We’re not talking about buying lots of expensive equipment and getting trained – most people’s phones can take a good photo these days, so why not give it a go?

Nature photography can help us focus, it provides an artistic outlet and it slows us down in a fast-moving society. Taking photos of flowers, animals and insects is a way of looking at the world from a different perspective – it literally encourages us to stop and smell the flowers.

Photography on its own can be a really absorbing occupation, but when it’s combined with nature it may have even greater benefits, particularly if it helps us develop a love of wildlife, or even urban green spaces. A study by Dr Liz Brewster of Lancaster University and Dr Andrew Cox of the University of Sheffield found that taking a moment to be mindful and looking for something different or unusual in the day were positive wellbeing benefits of photography.

The study also found that people were able to use the photographs to talk about areas of their lives that they might otherwise have found difficult to discuss, including their health problems, so photography can be an important form of self-care.

Finance manager, Jo, takes beautiful photographs of nature. She says: 

"I love anything to do with the natural world and every season brings something unique. In Spring, the daffodils and crocus in the garden make everything so bright and cheerful, even on cold, damp, miserable days.  The curlews and lapwings come back home with their haunting calls, and get busy, re-establishing themselves in their nesting grounds on the moors behind our house.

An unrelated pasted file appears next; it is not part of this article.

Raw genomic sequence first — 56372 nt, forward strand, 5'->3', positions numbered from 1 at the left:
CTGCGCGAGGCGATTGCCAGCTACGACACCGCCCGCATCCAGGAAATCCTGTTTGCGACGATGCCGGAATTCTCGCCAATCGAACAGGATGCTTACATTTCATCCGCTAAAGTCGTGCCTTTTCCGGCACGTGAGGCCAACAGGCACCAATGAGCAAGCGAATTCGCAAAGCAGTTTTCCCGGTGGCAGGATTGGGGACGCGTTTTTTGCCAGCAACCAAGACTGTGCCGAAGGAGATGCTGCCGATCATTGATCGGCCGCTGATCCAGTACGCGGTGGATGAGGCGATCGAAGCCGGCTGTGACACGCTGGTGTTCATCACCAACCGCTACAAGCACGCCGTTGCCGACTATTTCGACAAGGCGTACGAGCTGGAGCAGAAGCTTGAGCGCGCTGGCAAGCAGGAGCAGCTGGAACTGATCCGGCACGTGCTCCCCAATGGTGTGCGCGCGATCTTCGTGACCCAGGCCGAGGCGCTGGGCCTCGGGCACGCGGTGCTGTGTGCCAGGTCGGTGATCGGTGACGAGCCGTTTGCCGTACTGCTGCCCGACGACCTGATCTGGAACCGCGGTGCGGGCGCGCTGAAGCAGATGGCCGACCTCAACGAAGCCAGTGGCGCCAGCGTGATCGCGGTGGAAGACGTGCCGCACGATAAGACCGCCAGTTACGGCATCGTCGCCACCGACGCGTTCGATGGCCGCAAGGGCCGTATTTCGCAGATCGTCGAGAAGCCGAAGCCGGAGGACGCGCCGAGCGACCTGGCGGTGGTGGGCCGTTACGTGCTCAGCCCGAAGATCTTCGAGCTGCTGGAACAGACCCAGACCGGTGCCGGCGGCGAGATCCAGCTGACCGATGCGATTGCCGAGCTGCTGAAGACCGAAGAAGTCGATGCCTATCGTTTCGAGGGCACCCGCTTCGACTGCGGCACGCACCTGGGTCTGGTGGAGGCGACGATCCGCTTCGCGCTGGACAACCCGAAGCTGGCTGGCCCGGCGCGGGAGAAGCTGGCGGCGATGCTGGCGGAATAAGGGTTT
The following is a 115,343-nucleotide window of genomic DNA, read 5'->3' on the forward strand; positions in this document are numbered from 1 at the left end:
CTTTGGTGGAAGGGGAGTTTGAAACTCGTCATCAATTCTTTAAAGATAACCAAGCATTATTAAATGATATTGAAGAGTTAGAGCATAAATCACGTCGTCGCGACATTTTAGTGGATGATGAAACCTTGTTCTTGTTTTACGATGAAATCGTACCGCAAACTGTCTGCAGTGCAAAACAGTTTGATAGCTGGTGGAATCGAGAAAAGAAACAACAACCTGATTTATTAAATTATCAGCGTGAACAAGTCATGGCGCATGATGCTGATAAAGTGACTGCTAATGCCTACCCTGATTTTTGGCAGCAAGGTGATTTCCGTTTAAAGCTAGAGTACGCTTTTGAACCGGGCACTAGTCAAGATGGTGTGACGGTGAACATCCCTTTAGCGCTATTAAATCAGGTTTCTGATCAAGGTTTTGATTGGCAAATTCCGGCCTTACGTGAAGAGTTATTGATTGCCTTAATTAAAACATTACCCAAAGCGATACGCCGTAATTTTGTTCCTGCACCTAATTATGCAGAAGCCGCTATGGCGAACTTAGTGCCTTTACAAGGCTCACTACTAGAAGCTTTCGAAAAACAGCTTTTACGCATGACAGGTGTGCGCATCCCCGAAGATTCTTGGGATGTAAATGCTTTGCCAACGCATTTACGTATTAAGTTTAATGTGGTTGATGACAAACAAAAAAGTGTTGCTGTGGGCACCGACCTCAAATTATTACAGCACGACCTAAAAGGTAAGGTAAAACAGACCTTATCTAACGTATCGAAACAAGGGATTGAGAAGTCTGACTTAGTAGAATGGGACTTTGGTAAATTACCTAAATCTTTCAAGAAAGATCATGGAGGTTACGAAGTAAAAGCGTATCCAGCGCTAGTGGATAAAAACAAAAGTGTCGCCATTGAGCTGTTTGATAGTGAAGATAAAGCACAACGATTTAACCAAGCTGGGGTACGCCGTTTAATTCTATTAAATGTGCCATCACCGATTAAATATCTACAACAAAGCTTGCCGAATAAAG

What do I look forward to after that…?  Bluebells and bright, fresh leaves on the trees.  A little more warmth in the sun is always welcome too. 

For me, nature photography is all about mindfulness and having to look for things to photograph, then having to think about lighting, framing and technical settings which takes your mind away from stress and worries. 

These are the thoughts that keep me going as we ease out of peaceful lockdown and head towards the chaos of a more 'normal' world!"        

Here are some of the benefits we think you can get from simple nature photography.

Don't think that you need to take prize-winning snaps, or that you need to capture something rare or exotic - you can start by taking photos of the birds or flowers in your garden:

  • Observing nature can improve concentration
  • When people observe, encounter, or otherwise positively interact with landscapes, animals, wilderness, or plants, there are several known beneficial physiological effects, including a more positive outlook
  • There’s a sense of satisfaction and achievement that comes from taking a beautiful photo
  • A 2013 study from the U.S. National Institutes of Health(NIH) suggested images of nature can give us a physical and mental sense of escape, from a monotonous urban environment.
  • Going for a walk through the park, or in the hills, or along the river,  with the intention of taking photos, can help relax, de-stress and revitalise.
  • Photography can be used as a distraction from intrusive or distressing thoughts.